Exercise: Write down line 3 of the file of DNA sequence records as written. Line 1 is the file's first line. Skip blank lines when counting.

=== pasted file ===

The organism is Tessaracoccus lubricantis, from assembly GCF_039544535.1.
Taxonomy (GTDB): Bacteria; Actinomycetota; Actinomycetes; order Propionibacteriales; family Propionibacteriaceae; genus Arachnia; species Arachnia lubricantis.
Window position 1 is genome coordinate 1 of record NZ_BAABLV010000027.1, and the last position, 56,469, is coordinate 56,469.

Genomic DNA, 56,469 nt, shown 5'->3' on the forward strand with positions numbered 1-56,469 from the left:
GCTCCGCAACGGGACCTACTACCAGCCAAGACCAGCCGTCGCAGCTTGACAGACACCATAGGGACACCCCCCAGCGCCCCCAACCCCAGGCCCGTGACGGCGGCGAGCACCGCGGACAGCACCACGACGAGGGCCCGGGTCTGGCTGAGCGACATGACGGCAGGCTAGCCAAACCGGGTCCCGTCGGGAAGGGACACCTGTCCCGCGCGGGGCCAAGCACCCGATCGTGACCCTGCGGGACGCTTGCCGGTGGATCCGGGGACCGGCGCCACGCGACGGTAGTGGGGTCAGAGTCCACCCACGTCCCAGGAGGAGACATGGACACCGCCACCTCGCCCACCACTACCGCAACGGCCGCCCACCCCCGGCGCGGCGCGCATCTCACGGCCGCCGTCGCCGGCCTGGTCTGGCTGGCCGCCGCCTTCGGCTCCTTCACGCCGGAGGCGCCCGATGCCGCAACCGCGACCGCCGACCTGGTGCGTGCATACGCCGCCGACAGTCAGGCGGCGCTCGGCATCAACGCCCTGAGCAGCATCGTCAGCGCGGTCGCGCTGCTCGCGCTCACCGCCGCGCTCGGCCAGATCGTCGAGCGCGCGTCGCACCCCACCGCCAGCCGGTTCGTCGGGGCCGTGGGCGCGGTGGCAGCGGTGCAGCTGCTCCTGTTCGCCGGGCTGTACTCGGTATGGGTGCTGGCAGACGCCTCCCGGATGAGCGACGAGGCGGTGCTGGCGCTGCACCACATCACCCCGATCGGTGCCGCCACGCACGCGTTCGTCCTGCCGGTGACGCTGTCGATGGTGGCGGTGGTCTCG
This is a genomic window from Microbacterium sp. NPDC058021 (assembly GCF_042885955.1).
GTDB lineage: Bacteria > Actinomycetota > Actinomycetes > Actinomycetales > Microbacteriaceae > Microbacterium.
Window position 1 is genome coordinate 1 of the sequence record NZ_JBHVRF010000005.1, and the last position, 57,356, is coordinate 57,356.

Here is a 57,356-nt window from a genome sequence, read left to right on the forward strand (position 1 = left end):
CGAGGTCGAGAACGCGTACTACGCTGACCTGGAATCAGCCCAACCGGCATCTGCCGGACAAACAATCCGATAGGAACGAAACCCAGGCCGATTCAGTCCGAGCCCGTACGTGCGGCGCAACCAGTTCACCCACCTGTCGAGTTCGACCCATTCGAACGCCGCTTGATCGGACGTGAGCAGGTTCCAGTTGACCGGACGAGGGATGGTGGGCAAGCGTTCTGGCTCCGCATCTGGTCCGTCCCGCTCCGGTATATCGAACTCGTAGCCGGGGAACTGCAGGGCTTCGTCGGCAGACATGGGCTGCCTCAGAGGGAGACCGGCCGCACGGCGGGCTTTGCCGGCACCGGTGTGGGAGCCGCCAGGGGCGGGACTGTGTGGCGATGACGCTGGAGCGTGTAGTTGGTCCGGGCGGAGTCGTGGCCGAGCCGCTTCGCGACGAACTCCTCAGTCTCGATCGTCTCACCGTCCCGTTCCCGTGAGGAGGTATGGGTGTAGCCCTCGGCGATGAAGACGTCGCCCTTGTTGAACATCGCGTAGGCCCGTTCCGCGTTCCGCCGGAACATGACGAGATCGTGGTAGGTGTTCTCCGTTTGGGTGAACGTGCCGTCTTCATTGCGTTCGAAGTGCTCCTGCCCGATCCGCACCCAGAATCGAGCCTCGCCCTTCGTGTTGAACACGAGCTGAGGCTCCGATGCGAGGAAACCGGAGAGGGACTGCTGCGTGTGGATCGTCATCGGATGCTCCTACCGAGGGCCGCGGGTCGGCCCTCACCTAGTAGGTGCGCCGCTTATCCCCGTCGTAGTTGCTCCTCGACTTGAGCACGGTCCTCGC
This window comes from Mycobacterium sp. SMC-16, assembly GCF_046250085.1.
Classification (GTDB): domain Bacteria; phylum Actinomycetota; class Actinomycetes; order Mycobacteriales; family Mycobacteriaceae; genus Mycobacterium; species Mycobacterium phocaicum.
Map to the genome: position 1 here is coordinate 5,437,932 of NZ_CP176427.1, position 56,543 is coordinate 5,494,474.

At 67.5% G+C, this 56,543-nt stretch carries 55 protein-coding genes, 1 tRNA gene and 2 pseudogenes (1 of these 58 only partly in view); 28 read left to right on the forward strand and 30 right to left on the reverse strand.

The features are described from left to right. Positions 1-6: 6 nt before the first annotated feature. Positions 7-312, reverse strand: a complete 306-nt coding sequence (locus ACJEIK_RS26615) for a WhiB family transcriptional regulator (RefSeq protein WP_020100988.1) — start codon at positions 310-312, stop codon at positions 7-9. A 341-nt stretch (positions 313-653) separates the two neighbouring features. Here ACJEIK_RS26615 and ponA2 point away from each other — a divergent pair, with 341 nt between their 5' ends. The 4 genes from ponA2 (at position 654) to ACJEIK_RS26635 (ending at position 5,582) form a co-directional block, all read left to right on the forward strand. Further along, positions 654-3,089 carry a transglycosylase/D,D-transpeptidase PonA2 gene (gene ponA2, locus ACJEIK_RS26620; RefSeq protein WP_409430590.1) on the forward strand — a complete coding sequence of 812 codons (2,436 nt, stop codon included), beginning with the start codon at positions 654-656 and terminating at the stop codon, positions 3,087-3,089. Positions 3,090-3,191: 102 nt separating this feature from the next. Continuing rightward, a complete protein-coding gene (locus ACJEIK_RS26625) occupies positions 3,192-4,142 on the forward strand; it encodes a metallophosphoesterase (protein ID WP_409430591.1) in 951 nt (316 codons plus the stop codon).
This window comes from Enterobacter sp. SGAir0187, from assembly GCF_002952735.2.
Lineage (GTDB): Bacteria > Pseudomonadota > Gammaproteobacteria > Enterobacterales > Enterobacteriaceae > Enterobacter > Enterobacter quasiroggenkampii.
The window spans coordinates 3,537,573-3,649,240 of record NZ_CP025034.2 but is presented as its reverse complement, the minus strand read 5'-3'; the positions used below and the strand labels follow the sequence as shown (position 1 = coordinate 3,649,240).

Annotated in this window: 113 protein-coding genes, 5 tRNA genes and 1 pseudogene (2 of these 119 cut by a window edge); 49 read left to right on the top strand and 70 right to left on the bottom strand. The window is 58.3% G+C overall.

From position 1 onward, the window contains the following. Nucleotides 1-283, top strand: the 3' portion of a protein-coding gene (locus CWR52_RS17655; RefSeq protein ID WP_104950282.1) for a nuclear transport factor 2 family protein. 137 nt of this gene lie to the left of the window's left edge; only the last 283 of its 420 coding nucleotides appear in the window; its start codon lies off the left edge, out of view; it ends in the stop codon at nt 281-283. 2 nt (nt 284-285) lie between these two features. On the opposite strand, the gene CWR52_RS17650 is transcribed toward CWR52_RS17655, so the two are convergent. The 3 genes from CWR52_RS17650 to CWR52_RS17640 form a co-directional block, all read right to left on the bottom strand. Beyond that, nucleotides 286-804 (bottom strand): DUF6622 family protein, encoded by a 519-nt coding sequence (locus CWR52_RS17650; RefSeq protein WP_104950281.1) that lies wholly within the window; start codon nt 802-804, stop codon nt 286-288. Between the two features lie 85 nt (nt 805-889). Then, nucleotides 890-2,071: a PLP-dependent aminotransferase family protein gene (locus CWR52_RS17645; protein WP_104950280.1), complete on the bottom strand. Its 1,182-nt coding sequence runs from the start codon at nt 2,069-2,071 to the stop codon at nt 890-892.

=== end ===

Window position 1 is genome coordinate 1 of record NZ_BAABLV010000027.1, and the last position, 56,469, is coordinate 56,469.